We expect more snow this weekend. What could be nicer than a cup of hot chocolate on a snowy day? I’ve been working on my own hot chocolate recipe for a while and it’s finally time to share.
This hot chocolate recipe is made with healthy ingredients and tastes more mature than the hot chocolate packets I loved as a kid. It’s rich and complex, but not in order to decadent that I can’t finish the mug. Whether you’re warming up on the couch or throwing a hot chocolate bar for your friends (check out the variations on offer below) I think you will love it.
My favorite chocolate is a mixture of “hot cocoa” (made with cocoa powder, which gives an easier result as the rich cocoa butter has been removed from the cocoa beans) and “hot chocolate” (Which is richer since it is made from chocolate bars that contain cocoa, sugar, and rich cocoa butter.)
The combination of the two results in a really delicious hot chocolate with a deep chocolate flavor. You can control the intensity of the chocolate taste through the choice of cocoa powder and most importantly through the choice of chocolate. I love dark chocolate so I used it.
Hot chocolate ingredients
Here is everything you need to make a good mug of hot chocolate:
Milk of choice: You can use traditional cow milk (whole milk) or plant-based milk (cashew milk, etc.). This won’t come as a surprise, but thicker, creamier milk will produce thicker, creamier hot chocolate. For more information on milk options, see the recipe.
Cocoa powder: This is the basis of your chocolate flavor. Use a good one! I used Trader Joes, but you can get fancier if you want (I love Lake Champlain). Cocoa powder processed in the Netherlands gives a smoother, less acidic result, but so does regular cocoa powder.
Maple syrup: I like to sweeten my hot chocolate with real maple syrup instead of sugar. Since it is already in liquid form, it is wiped in directly. It also adds a very subtle layer of extra flavor. While chocolate bars or french fries regularly contain sugar (more or less depending on your chocolate strength), I like to use a natural sweetener to make up the difference.
Chopped chocolate or chocolate chips: This doubles the chocolate flavor and makes the drink creamier thanks to the cocoa butter content. Depending on the intensity you want, choose milk chocolate or dark chocolate.
I love dark chocolate, so I used Theos 70% dark chocolate (bought from Whole Foods). You can also use chocolate chips; I recommend using a quality brand for best results (Ghirardelli is better than Nestle, for example).
Vanilla extract: Vanilla gives the taste more depth.
Hot to make hot chocolate
It’s easy! Here’s the gist:
- In a saucepan, stir the maple syrup and cocoa powder together until they combine.
- Add the milk and bring the mixture to a gentle boil. Don’t let it boil or you could scald the milk.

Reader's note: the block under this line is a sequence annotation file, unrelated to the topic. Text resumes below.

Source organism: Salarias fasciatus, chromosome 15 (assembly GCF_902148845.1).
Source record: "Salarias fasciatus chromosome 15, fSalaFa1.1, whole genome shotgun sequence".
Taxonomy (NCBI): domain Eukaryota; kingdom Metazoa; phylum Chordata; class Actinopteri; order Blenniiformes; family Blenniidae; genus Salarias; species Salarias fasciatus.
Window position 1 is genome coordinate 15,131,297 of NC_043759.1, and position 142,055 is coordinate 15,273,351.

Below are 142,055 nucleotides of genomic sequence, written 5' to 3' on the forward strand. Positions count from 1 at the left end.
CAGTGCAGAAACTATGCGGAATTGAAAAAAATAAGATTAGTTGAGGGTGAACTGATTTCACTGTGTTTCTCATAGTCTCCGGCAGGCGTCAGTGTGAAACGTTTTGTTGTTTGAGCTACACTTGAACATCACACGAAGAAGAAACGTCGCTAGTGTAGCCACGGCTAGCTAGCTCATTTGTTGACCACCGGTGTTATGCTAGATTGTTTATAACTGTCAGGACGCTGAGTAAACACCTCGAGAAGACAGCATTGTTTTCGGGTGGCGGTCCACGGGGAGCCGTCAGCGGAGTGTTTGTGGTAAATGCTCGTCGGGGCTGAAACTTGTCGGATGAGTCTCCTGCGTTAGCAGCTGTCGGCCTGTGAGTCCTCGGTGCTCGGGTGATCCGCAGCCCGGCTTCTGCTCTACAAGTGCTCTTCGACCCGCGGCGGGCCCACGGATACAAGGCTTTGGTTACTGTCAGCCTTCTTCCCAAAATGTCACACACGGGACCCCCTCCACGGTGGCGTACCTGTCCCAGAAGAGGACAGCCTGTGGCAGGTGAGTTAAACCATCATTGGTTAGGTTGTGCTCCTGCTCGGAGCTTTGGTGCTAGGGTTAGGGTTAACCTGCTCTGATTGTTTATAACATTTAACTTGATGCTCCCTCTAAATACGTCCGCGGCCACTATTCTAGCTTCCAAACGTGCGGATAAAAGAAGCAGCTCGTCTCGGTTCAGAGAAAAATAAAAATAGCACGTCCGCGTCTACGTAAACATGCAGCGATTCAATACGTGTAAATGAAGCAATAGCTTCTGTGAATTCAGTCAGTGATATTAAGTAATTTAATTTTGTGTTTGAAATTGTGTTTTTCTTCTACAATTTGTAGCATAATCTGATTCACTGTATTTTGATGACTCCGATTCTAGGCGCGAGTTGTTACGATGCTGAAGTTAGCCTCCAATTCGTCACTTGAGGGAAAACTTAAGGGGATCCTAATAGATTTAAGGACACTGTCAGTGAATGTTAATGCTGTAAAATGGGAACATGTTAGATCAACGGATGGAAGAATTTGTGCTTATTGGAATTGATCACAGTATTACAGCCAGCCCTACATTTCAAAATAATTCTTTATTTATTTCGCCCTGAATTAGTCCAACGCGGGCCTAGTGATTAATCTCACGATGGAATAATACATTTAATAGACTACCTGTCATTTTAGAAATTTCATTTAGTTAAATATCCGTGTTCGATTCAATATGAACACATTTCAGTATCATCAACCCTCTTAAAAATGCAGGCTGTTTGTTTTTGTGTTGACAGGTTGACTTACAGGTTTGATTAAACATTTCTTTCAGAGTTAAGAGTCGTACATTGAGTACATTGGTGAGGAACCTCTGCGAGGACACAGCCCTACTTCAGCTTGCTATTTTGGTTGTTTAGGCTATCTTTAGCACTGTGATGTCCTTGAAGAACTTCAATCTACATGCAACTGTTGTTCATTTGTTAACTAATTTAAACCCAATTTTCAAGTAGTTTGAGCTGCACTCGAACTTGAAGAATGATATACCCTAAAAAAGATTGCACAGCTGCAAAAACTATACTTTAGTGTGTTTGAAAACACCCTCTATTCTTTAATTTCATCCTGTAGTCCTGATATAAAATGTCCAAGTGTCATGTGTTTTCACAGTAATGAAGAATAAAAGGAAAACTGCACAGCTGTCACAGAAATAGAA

- Take the saucepan off the heat and stir in the chopped chocolate (or chocolate chips) and vanilla extract.
Variations of hot chocolate
Enjoy a mug of classic hot chocolate with whipped cream or a marshmallow, or try one of these fun variations:
- Peanut Butter Hot Chocolate: Stir in 1 tablespoon of peanut butter per cup. (Almond butter works too, but I didn’t love it.)
- Mexican hot chocolate: Stir a pinch of ground cinnamon into your mug. Cinnamon sticks optional.
- Hot peppermint chocolate: Put a drop (really just a drop) of peppermint flavor (affiliate link) in your mug.
- Spike it: A splash of bourbon or spiced rum would be nice.
- Or top with a scoop of ice cream: For extra creaminess and flavor, try a small scoop of peppermint ice cream, cappuccino chocolate chips, hazelnut, vanilla …
Please let me know in the comments how you like this hot chocolate! I love to hear from you.
Would you like more warm drinks? Warm up with a hot swirl, Irish coffee, or pumpkin chai latte.
Favorite hot chocolate
- Preparation time: 5 minutes
- Cooking time: 5 minutes
- Total time: 10 mins
- Yield: 2 cups 1x
- Category: Drink
- Method: stove
- Kitchen: American
Warm up with this delicious hot chocolate recipe! It consists of cocoa powder, real chocolate, the milk of your choice and a splash of maple syrup. Recipe makes 2 cups; divide or multiply as desired.
- 2 cups Milk of your choice *
- 2 tablespoons Cocoa powder **
- 1 to 2 Tablespoons of maple syrup, to taste
- 2 ounces Quality chocolate, chopped (or ¼ cup Chocolate chips)
- ½ teaspoon Vanilla extract
- Topping of your choice (optional): whipped cream, marshmallows, shaved chocolate or one of the options offered by the mail
- In a medium saucepan, whisk the cocoa powder and 1 tablespoon of maple syrup until most of the cocoa powder is incorporated. Stir in milk.
- Heat the mixture over medium heat, stirring frequently, until it simmered gently (about 4 to 7 minutes) (do not let it come to a boil).
- Remove the hot chocolate from the heat and stir in the chopped chocolate and vanilla extract until everything is well mixed. Try (careful, it’s hot) and add more maple syrup if you want a sweeter cup. Pour the hot chocolate into two cups, cover them with the side dishes you want and serve hot.
* Milk suggestions: Thicker, richer dairy products make better hot chocolate (think whole milk). Good plant-based options include homemade cashew milk or store-bought cashew milk (I like the Forager brand). Three trees and malk make creamy almond milk. Light coconut milk would be nice. Homemade oat milk thickened to a lot on heating so I don’t recommend it.
Cocoa Powder Notes: Regular or Dutch processed cocoa powder works well. Dutch processed offers a less sour chocolate taste. So if you had both to choose from I would choose Dutch.
Make it Dairy Free / Vegan: Use plant-based milk (see suggestions above) and choose dairy-free / vegan-friendly toppings.